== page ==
Hey guys! 🙂
This is a song from an artist I’ve only heard about recently, and I quite like it, although I was able to find very little to no information on Bluma Petersen herself. She is signed to a Swedish label called Epidemic Sound, and it looks like most artists collaborating with Epidemic Sound are quite elusive, have no social media or anything, strange thing. From the little info I’ve got on her it looked like she might be American, but then her accent would rather slightly suggest that she’s from some Scandinavian country, and that’s about all I know.
Hi people. 🙂
Here is another Norwegian singer whose song I have for you today, but this time in English. I like the way it sounds. Maria Toresen’s music is a blend between pop like this, with some folk, and even slight country/Americana influences.
Hi people. 🙂
I’ve recently realised that I’d never shared with you any of Maire Brennan’s music. Not that I love her so very much, but she’s quite an icon of Celtic music, and she does have some songs I like. Other than that, she’s Enya’s sister! I’m not very keen on the type of voice Maire has, but, as I said, some of her music is really good and she is also a harpist, though there’s no harp in the song I want to share with you now. I’d like to dedicate a few song of the day posts to my favourite songs of hers. If you have listened to some more famous Celtic music bands, you may remember Maire from Clannad (famous for “Robin, The Hooded Man” in the 80’s, for example). And Clannad has also loads of great music, but I won’t be sharing theirs now. Maire Brennan is also known as Maire ni Bhraonain, Moya Brennan or, in her earlier days, as Mary Brennan.
Maire was raised in a Catholic Irish family, but she’s now a member of evangelical church, and a lot of her songs are more or less religious. This one is as well. I think it sounds really good, though of course as you know I prefer Enya’s music far more. This video doesn’t have the best sound quality, don’t know how about visual, but there are so many versions of this song, I believe from different albums, that I had a hard time finding the one I like best and I found it in such a bit rubbish quality.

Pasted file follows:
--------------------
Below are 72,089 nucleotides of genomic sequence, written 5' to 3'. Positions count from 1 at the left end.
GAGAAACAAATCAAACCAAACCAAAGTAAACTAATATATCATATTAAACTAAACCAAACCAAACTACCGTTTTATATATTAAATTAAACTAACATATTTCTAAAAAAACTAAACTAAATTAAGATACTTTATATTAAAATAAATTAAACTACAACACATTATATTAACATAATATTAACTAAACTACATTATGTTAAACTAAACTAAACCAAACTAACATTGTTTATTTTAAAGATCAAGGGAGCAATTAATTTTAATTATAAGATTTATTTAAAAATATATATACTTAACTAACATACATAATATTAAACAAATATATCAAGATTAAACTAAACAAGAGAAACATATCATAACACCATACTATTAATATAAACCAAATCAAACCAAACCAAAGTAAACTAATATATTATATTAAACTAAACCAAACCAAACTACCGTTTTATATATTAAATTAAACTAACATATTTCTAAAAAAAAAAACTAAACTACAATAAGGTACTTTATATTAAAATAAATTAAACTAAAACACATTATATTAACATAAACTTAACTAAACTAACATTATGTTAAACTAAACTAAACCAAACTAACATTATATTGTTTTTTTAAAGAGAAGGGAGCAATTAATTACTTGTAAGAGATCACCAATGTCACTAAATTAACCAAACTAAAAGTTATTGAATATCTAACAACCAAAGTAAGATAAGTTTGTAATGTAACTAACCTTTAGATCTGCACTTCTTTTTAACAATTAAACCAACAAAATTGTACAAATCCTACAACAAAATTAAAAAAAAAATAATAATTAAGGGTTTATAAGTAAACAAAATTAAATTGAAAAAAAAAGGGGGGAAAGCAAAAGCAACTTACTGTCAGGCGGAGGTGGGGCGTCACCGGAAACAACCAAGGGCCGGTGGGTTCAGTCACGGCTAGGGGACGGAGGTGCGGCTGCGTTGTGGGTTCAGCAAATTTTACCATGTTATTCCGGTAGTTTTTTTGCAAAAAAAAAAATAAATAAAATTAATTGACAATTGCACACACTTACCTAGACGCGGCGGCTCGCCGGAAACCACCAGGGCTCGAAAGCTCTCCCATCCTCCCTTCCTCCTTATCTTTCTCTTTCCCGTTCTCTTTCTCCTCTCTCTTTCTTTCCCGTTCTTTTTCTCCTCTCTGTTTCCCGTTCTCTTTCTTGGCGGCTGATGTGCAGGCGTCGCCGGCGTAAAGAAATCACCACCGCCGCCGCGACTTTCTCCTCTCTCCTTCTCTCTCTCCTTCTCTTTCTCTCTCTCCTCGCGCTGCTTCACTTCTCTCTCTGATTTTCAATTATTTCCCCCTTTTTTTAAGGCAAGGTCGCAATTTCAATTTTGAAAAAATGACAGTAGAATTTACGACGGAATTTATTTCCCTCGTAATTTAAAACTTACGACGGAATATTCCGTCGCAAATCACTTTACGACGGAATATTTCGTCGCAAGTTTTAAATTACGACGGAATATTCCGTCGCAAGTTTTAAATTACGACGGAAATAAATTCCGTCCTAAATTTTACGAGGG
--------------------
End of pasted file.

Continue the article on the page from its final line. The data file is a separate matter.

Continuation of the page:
Hi guys. 🙂
I have a folk song for you today, there hasn’t been a lot of folk here lately, I guess. It’s from one of my favourite English folk singers – Lucy Ward. – Apart from being a great singer, Lucy also plays several instruments, mainly guitar and concertina. She performs traditional folk songs, as well as her own material. There’s something in her voice I like. I remember not liking her very much when I first heard her years ago, but somehow her music and her voice have grown on me. She is a very expressive singer in my opinion and you can hear her passion for what she’s doing on her albums, and she generally seems a very positive person. I also like the minimalism in her music, as well as the versatility of the topics of her songs. She’s not afraid of singing about death, violence, murders or protest songs but her music can also have a humourous feel. Lucy Ward was the BBC Folk Awards winner in 2009. The song I want to show you, comes from her debut album, called “Adelphi Has To Fly”, which I think is my most favourite album by her. And this song is a perfect example of what I’ve written about her not being afraid to dig in serious topics, since this song is about a woman living with her constantly drunken husband who was abusing her physically, but you can’t say it’s a serious song at all! Quite a clever idea to deal with the alcohol problem in the family, seems like it was successful! 😀 The song is based on a true story and written by Mike Waterson sometime in the second half of the 20th century.
Time for sharing another song by one of my most favourite Welsh bands, Yr Angen. I’m not sure about the title though, whether I translated it right, for some reason I feel like I might not get it right. I can’t really get it out from the context of the lyrics, I love Jac Davies to pieces (and no, if anyone is curious, I still haven’t found out why), but his Welsh isn’t easy to understand for me, so while I find the musical side of this piece really cool and enjoyable, I only understand some single words or phrases here.